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If you’ve got a WordPress Website, chances are you’ve heard of filter hooks. But what exactly are they? In this post, I’ll take a look at what filter hooks are, how they work, and how to use them in your own code.

Why use WordPress Filter Hooks?

Filter hooks are a great way to modify WordPress content without using a plugin or having to edit any core files. By using filter hooks, you can make changes to how WordPress behaves without hacking the main code. This is extremely useful if you plan on making a custom site or if you want to be able to update your WordPress version or Theme without losing your customizations.

There are two types of filter hooks: actions and filters. Actions allow you to insert code at specific points in the WordPress code, while filters allow you to modify existing content.

For example, say you want to add a “read more” link at the end of each post excerpt. You could do this by hooking into the ‘the_excerpt’ filter and appending your link to the end of the excerpt.

Or, say you want to display a different sidebar on certain pages of your site. You could do this by hooking into the ‘sidebars_widgets’ action and specifying which sidebar you want to display on which page.

As you can see, filter hooks give you a lot of power over how WordPress works. If you’re a developer, learning how to use filter hooks is essential. And even if you’re not a developer, understanding how filter hooks work can still be helpful for tweaking how your site looks and behaves.

Adding WordPress filter hooks with a Child Theme

Filter hooks can be added directly into your Theme’s file editor. This is not advisable, however, as if and when you update your Theme, and changes you’ve made will be lost.

For this reason, it’s recommended to install a “Child Theme”. A child theme piggybacks on top of your main theme allowing you to make changes that won’t be overwritten when your main theme updates.

If you’re not sure what a Child Theme is or how to create one, see my guide on How to Create a WordPress Child Theme.

Once installed and activated you can add your filter hooks in your child theme’s functions.php file by going to Appearance > Theme file editor

Adding WordPress filter hooks with a plugin

If you’re less familiar with code, using a custom code snippet plugin can be a less daunting option.

Personally, I like WP Code’s Custom Code Snippet Plugin. It’s free to install from the WordPress repository and easy to use, though there are many alternatives. See my guide to choosing the best WordPress plugins here.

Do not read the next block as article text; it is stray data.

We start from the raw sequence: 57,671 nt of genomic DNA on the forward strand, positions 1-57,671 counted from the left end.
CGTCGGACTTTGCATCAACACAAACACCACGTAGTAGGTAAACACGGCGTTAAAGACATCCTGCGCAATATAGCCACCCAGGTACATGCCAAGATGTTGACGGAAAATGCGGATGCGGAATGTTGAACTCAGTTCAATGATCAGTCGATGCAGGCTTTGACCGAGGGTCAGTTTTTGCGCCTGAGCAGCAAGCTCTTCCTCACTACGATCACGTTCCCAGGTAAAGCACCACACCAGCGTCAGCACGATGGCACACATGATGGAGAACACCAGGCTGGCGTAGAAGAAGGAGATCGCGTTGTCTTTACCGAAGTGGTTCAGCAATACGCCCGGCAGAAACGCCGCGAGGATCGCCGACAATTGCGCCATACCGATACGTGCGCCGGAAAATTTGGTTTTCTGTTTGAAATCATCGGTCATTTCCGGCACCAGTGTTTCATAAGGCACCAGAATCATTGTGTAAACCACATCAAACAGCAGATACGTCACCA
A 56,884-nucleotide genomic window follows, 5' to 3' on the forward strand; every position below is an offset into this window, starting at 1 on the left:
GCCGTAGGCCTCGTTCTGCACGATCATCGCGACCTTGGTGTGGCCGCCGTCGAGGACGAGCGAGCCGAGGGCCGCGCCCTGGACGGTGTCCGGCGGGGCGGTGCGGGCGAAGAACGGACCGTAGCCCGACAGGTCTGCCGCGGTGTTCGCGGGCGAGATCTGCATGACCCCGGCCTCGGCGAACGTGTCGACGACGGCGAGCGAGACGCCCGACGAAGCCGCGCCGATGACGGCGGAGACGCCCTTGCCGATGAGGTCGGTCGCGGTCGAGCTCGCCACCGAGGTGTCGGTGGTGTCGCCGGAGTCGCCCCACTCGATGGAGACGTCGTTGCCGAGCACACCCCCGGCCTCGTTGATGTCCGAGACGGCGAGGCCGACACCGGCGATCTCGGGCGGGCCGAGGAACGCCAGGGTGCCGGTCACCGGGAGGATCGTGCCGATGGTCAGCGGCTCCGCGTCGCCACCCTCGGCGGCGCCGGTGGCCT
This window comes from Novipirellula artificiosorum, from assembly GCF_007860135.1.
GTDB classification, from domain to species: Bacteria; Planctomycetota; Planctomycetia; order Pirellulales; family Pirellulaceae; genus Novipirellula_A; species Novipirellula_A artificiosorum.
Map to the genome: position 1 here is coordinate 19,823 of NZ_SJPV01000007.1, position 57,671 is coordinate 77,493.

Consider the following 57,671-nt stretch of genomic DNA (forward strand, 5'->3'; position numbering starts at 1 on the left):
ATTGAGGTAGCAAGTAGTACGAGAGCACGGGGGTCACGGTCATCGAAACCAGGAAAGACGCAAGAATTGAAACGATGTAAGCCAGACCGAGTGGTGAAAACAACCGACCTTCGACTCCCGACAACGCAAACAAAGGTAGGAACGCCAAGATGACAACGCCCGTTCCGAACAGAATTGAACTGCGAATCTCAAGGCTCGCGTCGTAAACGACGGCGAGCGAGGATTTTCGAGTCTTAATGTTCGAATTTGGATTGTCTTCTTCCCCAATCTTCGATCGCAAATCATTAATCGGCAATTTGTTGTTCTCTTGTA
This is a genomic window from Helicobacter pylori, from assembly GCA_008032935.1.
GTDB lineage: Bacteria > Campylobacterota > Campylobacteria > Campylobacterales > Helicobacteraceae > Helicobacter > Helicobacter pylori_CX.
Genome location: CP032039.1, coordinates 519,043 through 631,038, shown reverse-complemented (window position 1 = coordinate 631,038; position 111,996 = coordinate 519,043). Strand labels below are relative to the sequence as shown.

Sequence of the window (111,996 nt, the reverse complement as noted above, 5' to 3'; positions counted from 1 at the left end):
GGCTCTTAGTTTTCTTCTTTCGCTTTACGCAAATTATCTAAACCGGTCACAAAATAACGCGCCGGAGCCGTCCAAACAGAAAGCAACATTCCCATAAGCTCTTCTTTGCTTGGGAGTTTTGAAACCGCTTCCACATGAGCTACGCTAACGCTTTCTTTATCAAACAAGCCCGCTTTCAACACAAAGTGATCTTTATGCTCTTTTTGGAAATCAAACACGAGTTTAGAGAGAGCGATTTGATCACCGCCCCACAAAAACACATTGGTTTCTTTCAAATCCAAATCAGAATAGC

Using a plugin to add code means that:

  • You don’t have to create and install a child theme
  • It is very easy to turn your filters on and off with the click of a button
  • Many plugins such as WPCode’s have ready-made snippets you can just activate for common tasks

An example WordPress Filter Hook

The following example shows how you can add a custom function that will replace the default “Howdy” greeting in the WordPress admin bar with “Hello”:

// Change WordPress greeting to Hello

function replace_howdy( $wp_admin_bar ) {
$newtitle = str_replace( 'Howdy,', 'Hello,', $my_account->title );
$wp_admin_bar->add_node( array(
'id' => 'my-account',
'title' => $newtitle,
) );
add_filter( 'admin_bar_menu', 'replace_howdy',25 );


WordPress filter hooks are one of the most powerful features of the WordPress platform. They allow developers to “hook” into the core code of WordPress and make changes or add functionality without changing any of the original code.

Filter hooks can be used to alter both front-end and back-end behavior in WordPress. For example, a developer could use a filter hook to alter the way post titles are displayed on the front-end of a WordPress site, or to add additional content to the end of every post.

The sharing icons, newsletter sign-up form, and “The article What are WordPress Filter & Action Hooks? first appeared on” text you can see below were all added with action hooks.

Look further below and you can see that I have changed the typical WordPress “Previous post” and “Next post” text to instead display the name of the post using a filter hook.

Filter hooks are extremely versatile and can be used to alter almost any piece of data in WordPress. If you’re a developer, learning how to use filter hooks is an essential part of working with the WordPress platform.

If you’re not a developer and would like help customising your site, just drop me an email at [email protected] – whether it’s a tiny tweak or a total overhaul, I can help you out.

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The article What are WordPress Filter & Action Hooks? first appeared on

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